Citicorp Ready to Start Global Clearing Service
Citicorp will launch an international securities clearing operation for brokers and banks by yearend, a significant step in the bank's attempt to corner this wholesale business.
Last spring, the bank signed an agreement with the International Securities Clearing Corp., a trade group of dealer brokers. The deal calls for Citicorp to act as the back office for brokers who trade foreign-issued securities.
Trades will be funneled through the ISCC to Citicorp, which will provide a one-stop clearing service for brokers by piggybacking on the bank's worldwide network of offices.
Dry Run in October
Citicorp will begin pilot tests for a handful of brokers in October.
"This gives us a broader reach of clients," said Mark C. Aprahamian, vice president. "And it gives brokers access to a broader market place at more competitive prices." Mr. Aprahamian said the bank has signed five new broker clients since announcing the alliance with the ISCC.
Even without those new clients, Mr. Aprahamian said the service will bring in more business from existing broker clients, by stimulating trading in foreign-issued securities.
In addition, by handling more clearing business, Citicorp expects to invigorate another nascent securities business, global custody. Citicorp is among the biggest global custodians, providing record keeping and accounting for portfolios of foreign-issued securities.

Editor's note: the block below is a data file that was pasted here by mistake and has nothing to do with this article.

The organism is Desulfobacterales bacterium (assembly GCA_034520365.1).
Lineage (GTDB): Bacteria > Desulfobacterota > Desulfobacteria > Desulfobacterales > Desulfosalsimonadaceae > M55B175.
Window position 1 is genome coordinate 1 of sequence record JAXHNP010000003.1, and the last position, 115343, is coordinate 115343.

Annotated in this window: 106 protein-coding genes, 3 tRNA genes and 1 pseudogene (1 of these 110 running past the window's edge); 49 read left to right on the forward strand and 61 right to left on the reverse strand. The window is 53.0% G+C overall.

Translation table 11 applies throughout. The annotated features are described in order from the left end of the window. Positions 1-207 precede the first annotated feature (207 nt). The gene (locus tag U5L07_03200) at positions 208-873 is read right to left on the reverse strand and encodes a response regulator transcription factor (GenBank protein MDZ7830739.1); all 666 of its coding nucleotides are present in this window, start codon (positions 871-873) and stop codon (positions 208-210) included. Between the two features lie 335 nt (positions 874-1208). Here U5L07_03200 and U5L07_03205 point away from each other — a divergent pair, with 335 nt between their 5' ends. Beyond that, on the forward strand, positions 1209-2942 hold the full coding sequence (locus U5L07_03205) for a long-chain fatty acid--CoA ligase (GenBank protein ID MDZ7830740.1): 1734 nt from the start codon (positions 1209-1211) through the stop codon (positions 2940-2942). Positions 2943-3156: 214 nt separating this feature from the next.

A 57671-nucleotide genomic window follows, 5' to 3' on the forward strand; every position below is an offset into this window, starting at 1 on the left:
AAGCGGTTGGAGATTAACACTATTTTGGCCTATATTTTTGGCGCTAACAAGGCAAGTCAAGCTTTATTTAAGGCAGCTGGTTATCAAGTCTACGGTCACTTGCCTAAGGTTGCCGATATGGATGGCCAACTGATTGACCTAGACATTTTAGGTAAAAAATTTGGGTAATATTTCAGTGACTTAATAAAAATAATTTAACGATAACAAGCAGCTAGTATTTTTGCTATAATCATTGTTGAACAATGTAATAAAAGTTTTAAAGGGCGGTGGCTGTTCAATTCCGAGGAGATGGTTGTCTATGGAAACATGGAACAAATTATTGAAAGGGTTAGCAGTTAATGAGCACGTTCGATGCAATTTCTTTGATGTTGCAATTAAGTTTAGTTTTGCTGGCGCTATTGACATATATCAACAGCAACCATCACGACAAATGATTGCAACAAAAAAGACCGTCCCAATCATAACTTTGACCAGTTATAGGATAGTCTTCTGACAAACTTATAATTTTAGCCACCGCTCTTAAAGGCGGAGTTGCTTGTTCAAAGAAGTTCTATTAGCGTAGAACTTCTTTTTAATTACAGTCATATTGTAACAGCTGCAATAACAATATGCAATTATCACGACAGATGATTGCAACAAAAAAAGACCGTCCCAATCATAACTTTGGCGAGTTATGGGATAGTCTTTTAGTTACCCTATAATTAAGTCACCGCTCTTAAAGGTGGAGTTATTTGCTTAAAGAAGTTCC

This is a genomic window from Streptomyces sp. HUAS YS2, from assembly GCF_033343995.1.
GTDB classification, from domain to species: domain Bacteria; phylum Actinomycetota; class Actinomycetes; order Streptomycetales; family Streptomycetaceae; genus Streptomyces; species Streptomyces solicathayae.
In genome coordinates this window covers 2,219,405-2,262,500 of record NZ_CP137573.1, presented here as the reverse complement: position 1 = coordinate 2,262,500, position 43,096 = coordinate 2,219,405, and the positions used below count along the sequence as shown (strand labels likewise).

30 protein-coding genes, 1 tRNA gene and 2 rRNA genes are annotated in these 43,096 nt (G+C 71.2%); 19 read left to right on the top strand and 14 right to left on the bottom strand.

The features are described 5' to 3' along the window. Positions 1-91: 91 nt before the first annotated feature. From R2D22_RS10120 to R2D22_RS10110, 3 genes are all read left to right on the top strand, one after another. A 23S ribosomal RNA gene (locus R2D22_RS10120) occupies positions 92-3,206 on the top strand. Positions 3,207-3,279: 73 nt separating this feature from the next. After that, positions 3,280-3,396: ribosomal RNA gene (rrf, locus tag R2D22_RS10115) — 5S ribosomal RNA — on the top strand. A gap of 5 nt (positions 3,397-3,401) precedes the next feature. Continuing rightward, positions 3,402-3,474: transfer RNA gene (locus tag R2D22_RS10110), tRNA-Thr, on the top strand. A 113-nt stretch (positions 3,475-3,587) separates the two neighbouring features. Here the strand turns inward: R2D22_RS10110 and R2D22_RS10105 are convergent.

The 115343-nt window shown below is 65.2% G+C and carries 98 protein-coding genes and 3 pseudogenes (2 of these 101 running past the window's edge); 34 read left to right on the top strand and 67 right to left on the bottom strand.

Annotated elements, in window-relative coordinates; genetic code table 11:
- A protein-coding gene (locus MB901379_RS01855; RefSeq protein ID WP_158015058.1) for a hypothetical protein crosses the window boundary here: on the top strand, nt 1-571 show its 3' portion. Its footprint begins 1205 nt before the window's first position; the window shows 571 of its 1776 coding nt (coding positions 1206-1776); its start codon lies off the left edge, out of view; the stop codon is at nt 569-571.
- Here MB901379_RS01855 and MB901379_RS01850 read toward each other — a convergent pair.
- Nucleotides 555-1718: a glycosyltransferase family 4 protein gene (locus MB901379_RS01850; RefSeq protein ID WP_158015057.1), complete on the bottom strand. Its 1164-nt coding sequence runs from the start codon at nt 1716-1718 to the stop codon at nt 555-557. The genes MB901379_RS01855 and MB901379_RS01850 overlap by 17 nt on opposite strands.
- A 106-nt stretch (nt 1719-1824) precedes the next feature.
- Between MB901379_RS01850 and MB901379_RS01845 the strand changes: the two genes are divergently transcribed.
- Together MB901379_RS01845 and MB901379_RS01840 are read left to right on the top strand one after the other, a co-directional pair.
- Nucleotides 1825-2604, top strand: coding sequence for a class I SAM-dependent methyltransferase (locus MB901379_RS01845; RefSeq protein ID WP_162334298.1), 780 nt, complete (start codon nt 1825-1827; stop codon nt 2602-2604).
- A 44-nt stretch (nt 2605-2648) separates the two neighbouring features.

The global securities business has had substantial growth in the past several years as institutional investors have boosted their trading in foreign-issued securities, a way to diversify their portfolios. International assets now account for about 10% of U.S. investors' portfolios, with some big investment funds closer to 20%.
The bank has been testing communications links between its network and the ISCC for months. In October, the bank will test the clearing operation, taking electronic trade instructions from a handful of brokers and sending them clearing details. For the test, the bank will clear trades in handful of countries in Asia and Europe.
"The service is part of our strategy to be a dominant clearer and part of the infrastructure itself," said Mr. Aprahamian.
Citicorp's clearing service is expected to benefit from that surge in overseas investment. Most brokers are tied to a dozen clearing operations in as many countries.
Those individual clearers may not have a consistent level of service or reporting.
By relying on its own offices and communications network, Citicorp said it can supply a consistent, and cost-efficient service across the major trading markets.